Gudo: If I were to describe in a very few words the meaning of the ‘instantaneousness of the universe,’ I would say this: ‘Each and all of that which exists in this world in which we reside arises and take places moment by moment, all while vanishing and passing away moment by moment.’

    Sekishin: That seems like a rather strange idea …..

    Gudo: Well, if we look at it from our ordinary, common sense viewpoints ….. it could be seen as strange. However, if we look at it from a Buddhist perspective, we see that the idea is straight on the mark as a statement of Reality, and constitutes one of the pillars of Buddhist thought.

    Sekishin: Might I trouble you to explain it in a way that may be easier to understand?

    Gudo: [The] one and only time in which we can live is in this present. Yet, this ‘present’ in time is continuously, moment by moment, but the future becoming the present as the present turns into the past ….. Thereby, this time which is the ‘present’ can never be but the continuous ‘moment to moment.’

    If we think from a common sense view, we human beings feel, in some vague manner, that we are existing somewhere in an expanse of time, at a point on a ‘time line,’ stretching from the past into the present connecting to the future. However, in our daily lives as human beings, if we try to think realistically about the situation, we are not living in some expanse of time stretching from the past into the present and connecting to the future. Instead, we must perceive that we are ever, always living just in this present, and nowhere else. We are living in the moment which is this very present that arises and passes away, in each smallest instant. And because this very time in which we are living is this moment, this very instant which is the present that arises and passes away moment by moment, when we hold up this world in which we live against such a vision of time, we must see that this world too, and all this world contains, arises and passes away, comes and vanishes moment by moment, instant by instant.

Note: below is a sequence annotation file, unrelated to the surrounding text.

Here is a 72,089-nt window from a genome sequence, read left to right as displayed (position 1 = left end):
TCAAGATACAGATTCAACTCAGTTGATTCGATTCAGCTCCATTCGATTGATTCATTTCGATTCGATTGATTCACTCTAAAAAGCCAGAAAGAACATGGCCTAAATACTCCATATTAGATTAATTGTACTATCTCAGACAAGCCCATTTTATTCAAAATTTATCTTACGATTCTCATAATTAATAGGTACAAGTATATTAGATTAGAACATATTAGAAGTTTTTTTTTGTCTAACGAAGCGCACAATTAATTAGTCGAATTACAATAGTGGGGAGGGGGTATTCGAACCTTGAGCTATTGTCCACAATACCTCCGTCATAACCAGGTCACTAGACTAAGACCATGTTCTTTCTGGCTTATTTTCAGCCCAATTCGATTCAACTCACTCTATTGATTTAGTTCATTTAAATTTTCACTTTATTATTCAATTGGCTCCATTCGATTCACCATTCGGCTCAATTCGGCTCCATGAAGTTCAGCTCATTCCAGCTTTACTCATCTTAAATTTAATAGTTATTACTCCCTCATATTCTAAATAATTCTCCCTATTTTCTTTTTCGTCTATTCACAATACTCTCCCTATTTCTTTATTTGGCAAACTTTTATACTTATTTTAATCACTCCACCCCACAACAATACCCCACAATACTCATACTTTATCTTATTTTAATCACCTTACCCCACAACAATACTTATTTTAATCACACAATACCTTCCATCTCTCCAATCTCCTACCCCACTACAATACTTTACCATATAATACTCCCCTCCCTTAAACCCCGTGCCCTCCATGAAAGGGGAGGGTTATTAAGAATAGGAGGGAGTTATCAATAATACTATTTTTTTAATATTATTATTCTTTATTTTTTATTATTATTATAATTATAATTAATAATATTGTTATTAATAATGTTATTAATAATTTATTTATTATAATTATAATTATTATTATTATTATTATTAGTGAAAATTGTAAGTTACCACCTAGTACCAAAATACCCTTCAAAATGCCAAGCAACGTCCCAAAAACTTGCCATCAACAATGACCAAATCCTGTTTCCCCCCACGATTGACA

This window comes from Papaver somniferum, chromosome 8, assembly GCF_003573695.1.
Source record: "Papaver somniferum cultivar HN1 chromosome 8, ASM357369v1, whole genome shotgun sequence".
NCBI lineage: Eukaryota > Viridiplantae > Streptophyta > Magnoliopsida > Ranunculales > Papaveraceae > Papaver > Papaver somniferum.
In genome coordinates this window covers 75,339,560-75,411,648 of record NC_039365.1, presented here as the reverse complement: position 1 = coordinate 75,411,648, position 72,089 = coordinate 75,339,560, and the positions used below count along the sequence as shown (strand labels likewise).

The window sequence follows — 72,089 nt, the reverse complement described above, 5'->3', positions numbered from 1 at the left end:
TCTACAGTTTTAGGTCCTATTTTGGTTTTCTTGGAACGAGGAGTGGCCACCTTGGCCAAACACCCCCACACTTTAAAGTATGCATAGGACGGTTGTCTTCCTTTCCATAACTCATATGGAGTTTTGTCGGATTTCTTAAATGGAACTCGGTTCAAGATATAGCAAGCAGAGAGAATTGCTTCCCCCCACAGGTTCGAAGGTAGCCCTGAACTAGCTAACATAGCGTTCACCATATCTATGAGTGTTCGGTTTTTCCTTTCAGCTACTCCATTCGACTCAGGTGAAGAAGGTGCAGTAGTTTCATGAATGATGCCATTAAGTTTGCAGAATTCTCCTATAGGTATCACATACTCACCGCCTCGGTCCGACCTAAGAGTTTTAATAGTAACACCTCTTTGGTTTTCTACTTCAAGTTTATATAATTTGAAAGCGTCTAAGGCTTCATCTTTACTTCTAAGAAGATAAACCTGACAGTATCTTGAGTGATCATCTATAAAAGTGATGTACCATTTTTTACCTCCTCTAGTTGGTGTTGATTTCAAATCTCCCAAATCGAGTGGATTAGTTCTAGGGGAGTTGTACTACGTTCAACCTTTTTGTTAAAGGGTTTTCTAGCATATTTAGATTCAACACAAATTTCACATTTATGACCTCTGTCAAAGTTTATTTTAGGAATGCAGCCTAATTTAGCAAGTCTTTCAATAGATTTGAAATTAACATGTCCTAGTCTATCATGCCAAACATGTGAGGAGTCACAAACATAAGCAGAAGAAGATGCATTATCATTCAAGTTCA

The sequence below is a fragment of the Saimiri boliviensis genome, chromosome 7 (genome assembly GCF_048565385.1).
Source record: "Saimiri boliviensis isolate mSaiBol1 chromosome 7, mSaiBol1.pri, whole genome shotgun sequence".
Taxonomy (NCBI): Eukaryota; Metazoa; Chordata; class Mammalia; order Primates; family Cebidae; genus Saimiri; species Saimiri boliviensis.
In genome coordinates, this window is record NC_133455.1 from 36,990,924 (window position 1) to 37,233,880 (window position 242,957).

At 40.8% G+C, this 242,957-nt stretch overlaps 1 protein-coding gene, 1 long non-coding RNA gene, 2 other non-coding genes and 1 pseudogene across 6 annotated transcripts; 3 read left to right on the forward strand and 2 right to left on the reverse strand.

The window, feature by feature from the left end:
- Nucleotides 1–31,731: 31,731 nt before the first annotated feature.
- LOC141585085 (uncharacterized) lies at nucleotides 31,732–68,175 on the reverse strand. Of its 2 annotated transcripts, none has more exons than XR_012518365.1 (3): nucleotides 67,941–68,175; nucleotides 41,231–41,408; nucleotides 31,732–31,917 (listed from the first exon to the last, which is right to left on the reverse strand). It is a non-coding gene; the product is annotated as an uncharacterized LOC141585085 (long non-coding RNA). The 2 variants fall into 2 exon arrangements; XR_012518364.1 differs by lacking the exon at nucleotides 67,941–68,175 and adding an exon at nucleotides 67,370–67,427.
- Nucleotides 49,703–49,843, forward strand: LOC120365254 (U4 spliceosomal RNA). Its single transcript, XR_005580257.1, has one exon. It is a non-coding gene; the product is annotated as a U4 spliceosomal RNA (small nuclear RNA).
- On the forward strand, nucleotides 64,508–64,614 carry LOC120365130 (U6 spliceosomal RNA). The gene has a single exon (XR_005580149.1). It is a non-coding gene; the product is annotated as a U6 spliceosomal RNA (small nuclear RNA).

Sekishin: I see….. This is something that we usually do not realize in our daily life, but when you state it in such manner, I see how we could think in that way.

    Gudo: Certainly, it is not something that we become aware of easily in our day-to-day lives, but this instantaneous world that I have described is the world in which we are actually living. And this idea of the nature of the world constitutes the Buddhist concept of the ‘instantaneousness of the universe,’ in Japanese ….. setsuna-shoumetsu. The word ‘setsuna’ derives from the Sanskrit term ‘kshana,’ an extremely small measure of time which we might refer to, in modern language, as ‘an instant,’ ‘a moment.’

    Sekishin: But how does this concept of the ‘instantaneousness of the universe’ serve to settle the contradictions regarding human freedom ... and the idea of the ‘Law of Cause & Effect?’